Quantification of blood vascular network

The quantification of the vessel network was done using Imaris image processing software (Bitplane, Belfast, United Kingdom) (Fig. 2). To prepare the image stack for importation to Imaris, the image stack file was converted to 8-bit, noise was filtered out using a (3 × 3 × 3) median filter, and the pipette image and other artefacts were subtracted out. A thresholding segmentation using Otsu’s method was used to segment BV from the surrounding tissue48. Using the built-in ‘skeletonisation’ algorithm in Imaris, the centrelines of the vessel network, and the points (branching and end) were identified. A vessel is defined as the segment that connects two points (branching or end). The algorithm then calculated the vessel length based on the pathlength of the centreline between the two connected points. The average vessel diameter was calculated based on the volume of the vessel (product of the number of pixels in the vessel and the volume of a pixel that is 0.53 µm3) divided by the vessel length. Next, the surface area distribution of the BV network was calculated using a custom algorithm implemented in Matlab 2017b. The image stack was sectioned into cubic blocks of different sizes, and the surface area of the vessel segments within each block was summed (using the ‘patch’ and ‘isosurface’ functions in Matlab (Figs S3, S4). The total surface area was then calculated from the sum of the surface areas in the blocks (Table 1).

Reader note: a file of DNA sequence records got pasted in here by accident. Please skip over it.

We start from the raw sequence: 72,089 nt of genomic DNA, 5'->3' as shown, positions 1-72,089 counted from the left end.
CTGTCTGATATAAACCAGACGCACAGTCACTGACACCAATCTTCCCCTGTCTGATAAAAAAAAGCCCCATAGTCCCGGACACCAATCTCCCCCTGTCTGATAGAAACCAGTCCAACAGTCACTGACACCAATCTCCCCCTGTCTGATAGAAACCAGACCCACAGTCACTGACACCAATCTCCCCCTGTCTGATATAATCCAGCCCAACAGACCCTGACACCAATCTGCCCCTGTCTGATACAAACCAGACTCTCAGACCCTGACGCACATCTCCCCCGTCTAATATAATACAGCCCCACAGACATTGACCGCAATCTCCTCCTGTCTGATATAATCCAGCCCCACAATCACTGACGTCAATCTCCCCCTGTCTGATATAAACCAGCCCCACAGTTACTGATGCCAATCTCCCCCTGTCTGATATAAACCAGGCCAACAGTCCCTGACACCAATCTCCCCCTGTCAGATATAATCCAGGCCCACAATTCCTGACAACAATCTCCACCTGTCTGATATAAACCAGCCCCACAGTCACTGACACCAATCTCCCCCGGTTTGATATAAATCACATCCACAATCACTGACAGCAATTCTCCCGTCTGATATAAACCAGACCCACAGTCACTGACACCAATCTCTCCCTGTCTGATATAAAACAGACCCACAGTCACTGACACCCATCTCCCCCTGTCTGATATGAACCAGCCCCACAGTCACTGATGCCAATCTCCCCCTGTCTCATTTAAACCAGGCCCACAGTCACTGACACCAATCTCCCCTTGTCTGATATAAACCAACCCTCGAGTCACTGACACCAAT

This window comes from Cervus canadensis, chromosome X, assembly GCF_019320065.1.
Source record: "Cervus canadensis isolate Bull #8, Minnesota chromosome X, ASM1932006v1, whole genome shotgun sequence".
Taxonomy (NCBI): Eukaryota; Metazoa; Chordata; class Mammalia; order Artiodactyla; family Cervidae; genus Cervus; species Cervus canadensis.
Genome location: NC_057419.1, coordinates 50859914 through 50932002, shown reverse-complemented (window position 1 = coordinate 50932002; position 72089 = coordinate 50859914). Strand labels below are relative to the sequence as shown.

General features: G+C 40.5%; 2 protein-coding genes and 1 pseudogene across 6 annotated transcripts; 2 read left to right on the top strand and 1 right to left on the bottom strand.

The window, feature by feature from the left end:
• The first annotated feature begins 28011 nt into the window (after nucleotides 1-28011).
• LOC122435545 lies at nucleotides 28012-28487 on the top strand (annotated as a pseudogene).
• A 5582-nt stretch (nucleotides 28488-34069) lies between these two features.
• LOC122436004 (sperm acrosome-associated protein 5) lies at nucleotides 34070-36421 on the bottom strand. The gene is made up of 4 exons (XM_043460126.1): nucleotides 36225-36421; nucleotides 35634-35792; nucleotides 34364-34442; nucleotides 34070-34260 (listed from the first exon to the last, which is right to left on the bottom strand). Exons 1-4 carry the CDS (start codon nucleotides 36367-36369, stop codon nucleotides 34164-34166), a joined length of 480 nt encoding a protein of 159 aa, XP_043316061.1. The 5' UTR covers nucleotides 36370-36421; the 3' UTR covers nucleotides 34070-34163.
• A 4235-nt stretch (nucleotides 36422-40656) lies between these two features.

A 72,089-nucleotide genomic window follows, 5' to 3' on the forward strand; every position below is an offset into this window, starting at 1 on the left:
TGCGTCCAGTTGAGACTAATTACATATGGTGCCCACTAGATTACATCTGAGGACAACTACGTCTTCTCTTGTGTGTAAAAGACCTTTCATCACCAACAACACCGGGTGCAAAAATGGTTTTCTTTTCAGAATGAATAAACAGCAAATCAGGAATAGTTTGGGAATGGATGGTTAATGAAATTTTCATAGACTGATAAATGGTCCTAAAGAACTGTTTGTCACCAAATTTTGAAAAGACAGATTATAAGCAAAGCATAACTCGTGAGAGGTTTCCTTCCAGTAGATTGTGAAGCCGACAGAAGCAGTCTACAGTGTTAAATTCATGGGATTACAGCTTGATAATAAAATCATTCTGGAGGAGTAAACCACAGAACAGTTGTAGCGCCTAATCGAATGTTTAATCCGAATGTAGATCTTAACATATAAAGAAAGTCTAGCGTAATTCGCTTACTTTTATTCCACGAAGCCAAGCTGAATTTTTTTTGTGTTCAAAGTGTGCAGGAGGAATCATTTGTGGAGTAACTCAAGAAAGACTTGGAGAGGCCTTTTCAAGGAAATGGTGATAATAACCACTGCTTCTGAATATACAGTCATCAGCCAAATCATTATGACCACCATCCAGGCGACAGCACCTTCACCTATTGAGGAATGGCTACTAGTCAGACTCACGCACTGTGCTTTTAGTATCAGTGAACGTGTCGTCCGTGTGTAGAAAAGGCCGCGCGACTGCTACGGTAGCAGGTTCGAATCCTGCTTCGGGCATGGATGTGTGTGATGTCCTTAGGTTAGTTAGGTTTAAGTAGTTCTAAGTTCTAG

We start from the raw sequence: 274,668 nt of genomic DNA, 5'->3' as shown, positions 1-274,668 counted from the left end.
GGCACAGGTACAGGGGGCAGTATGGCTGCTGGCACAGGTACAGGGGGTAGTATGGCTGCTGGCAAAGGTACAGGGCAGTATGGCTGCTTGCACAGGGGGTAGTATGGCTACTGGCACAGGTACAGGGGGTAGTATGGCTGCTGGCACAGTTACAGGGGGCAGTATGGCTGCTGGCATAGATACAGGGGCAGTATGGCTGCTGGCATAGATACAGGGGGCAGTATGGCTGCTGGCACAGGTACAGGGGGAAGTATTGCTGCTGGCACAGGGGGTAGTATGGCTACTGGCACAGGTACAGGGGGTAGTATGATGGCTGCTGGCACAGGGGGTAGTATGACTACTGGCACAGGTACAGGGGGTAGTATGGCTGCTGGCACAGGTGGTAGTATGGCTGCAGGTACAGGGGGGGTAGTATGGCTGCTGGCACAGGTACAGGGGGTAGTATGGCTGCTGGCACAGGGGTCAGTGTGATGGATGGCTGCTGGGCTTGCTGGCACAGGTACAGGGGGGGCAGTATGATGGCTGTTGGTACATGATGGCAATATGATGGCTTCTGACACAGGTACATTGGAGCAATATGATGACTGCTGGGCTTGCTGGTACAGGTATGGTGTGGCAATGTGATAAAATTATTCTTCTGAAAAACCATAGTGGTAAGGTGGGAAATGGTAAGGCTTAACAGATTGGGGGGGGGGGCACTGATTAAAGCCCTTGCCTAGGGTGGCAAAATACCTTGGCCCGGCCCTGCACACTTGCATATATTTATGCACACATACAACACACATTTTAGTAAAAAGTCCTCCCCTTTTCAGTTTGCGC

Pressure and velocity distribution of vascular network

Based on an electrical circuit analogy and assuming laminar, fully-developed flow, the pressure at all junctions and resulting flow were calculated using an empirically-derived non-Newtonian apparent viscosity for blood27. For boundary conditions, we assumed a constant flow of 0.22 µL/min through the feeding artery to result in a wall shear stress of 10 dyn/cm2, and constant pressure of 10 mmHg at the main vein leaving the LN. The flow through all the other end points (truncations due to lack of identification of the continuation of the vessel) was assumed to be zero.

Classification of LNBVs

Vessels up to ten generations of branching from the main arteriole and venule that were more than 10 µm in diameter were classified as arteries and veins, respectively. The rest of the LNBVs were assumed to be capillaries.